Wired: The Sleazy Life and Nasty Death of Russia's Spam King

Source: Wired
Date: August 14, 2006

He withheld pay from employees, boasted of his sexual adventures, enraged government officials, and flooded Russia with 25 million emails a day. Then one morning, Vardan Kushnir's mother found his bloodied body on the bathroom floor, skull bashed in.

By Brett Forrest


Although he never came to love his adopted city, [Vardan] Kushnir had created a comfortable existence for himself here. His business, the American Language Center (ALC), which taught English to Russian nationals, was thriving on the back of a relentless spamming campaign. Twenty-five million emails a day generated enough new clients to subsidize Kushnir's heroic bouts of clubbing and sex, indulging himself in a way that was remarkable even in a city known for its profound lack of shame.

Kushnir dreamed of becoming a famous software developer - "like Bill Gates" - but instead took a more inglorious path. His endless spam and boastful escapades made him a source of irritation throughout Moscow. He battled government officials and exasperated everyone else, especially his own employees. But his faith in Scientology gave him a peculiar calm. Even as his cash-and-carry lifestyle plunged him into chaos, he never raised his voice, never appeared to anger. All the loathing only amused Kushnir, as he managed to keep his enemies at distant remove.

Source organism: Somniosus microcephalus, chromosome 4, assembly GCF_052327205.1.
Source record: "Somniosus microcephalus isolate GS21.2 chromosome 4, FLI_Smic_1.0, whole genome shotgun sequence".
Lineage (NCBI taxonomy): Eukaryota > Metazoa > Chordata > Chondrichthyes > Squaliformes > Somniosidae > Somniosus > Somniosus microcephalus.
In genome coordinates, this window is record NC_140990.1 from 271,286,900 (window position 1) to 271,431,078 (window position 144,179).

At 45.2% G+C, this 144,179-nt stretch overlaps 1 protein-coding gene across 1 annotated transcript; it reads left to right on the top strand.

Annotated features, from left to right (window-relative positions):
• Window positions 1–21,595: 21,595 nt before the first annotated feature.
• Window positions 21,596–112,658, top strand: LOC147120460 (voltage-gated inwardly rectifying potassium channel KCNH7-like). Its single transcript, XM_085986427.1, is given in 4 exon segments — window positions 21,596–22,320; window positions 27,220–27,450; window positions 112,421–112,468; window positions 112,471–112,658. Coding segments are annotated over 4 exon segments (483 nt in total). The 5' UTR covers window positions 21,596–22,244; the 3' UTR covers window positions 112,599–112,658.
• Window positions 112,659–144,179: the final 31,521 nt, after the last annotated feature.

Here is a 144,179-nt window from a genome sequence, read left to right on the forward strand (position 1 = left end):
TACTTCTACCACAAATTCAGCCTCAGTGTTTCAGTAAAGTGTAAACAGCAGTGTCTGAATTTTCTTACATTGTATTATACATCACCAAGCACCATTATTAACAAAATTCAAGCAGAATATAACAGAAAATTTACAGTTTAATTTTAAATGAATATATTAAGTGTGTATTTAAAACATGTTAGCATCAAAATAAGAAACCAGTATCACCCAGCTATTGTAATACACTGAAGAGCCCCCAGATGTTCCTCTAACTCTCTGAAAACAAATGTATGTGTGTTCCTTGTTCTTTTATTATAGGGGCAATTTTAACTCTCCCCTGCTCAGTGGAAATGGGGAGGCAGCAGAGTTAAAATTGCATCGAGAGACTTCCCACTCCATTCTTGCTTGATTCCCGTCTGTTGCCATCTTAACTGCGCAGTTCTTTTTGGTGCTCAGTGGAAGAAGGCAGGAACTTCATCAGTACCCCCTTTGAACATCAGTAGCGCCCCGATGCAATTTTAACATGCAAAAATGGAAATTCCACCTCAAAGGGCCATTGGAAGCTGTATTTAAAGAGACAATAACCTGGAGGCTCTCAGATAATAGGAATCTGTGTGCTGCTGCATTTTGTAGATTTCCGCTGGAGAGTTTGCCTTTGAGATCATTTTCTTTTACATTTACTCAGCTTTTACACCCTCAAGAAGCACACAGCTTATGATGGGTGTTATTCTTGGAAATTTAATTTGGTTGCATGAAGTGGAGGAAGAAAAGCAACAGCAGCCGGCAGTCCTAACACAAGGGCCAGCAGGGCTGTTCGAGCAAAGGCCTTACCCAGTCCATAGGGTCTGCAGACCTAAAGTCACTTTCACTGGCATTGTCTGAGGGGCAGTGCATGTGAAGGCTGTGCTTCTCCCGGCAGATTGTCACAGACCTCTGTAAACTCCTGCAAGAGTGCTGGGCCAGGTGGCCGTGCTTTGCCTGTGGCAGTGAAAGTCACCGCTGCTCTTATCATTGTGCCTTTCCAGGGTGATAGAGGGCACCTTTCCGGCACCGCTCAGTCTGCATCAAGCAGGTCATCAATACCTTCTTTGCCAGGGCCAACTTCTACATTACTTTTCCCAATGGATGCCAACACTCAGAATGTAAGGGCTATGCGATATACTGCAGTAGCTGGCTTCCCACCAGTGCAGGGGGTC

Kushnir shrugged off the grievances, often finding solace in one of the Scientology books scattered around the office, muttering that opinions mattered little in the face of financial growth. For him, spam was effective; everything else was wasted chatter. "We spammed everyone five days per week," Vishnevsky says. "We gave them a break on holidays."


Employees were put off by Kushnir's behavior, but they were far angrier about the fact that he withheld their salaries. Many of his workers were expat thrill-seekers, Moscow short-timers who eventually figured out the situation and quit the ALC with a lesson in the ways of Russian labor. When an employee did confront him, Kushnir grew oddly pacific. "Why are you putting all this pressure on me?" he asked, adopting the even tone of a superior conscience. "Why are you getting so angry? You should read some L. Ron Hubbard." He then offered a volume on Scientology from his bookshelf.

The nobility of such gestures was lost on most. "His only authority was L. Ron Hubbard," Vishnevsky says. "He didn't consider other people as friends. He considered himself above them."

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